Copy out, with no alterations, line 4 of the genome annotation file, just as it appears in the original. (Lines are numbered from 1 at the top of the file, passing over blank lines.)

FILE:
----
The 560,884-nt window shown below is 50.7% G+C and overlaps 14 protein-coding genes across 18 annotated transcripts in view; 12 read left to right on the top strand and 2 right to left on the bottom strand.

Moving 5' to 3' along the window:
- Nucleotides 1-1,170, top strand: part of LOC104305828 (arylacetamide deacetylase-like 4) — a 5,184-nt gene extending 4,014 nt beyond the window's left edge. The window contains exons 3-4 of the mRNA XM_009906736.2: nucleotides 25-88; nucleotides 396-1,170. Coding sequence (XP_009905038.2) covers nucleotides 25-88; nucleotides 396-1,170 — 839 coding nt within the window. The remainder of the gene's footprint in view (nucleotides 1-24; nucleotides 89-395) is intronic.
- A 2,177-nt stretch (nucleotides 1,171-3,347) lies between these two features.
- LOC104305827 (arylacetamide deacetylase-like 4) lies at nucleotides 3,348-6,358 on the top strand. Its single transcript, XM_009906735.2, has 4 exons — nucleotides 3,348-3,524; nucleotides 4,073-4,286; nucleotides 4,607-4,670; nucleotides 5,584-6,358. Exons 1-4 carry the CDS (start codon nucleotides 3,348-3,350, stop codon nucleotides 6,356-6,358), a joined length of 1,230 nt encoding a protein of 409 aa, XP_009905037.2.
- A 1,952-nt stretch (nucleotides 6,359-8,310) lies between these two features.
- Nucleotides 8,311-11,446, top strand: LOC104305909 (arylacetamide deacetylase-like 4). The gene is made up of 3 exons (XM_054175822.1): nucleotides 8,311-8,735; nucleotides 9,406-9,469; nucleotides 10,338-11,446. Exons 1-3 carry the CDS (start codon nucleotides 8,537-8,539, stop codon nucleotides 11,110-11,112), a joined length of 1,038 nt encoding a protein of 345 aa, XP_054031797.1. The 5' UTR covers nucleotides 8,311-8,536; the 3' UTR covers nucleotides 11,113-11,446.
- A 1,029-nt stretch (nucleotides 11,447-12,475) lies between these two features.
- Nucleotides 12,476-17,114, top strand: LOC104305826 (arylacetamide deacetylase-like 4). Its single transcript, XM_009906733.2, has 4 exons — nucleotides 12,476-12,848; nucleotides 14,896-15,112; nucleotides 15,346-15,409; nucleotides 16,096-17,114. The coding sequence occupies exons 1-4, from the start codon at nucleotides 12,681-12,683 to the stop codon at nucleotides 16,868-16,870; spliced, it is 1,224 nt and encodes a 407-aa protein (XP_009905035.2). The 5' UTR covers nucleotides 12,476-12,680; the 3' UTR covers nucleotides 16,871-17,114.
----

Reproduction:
- A 2,177-nt stretch (nucleotides 1,171-3,347) lies between these two features.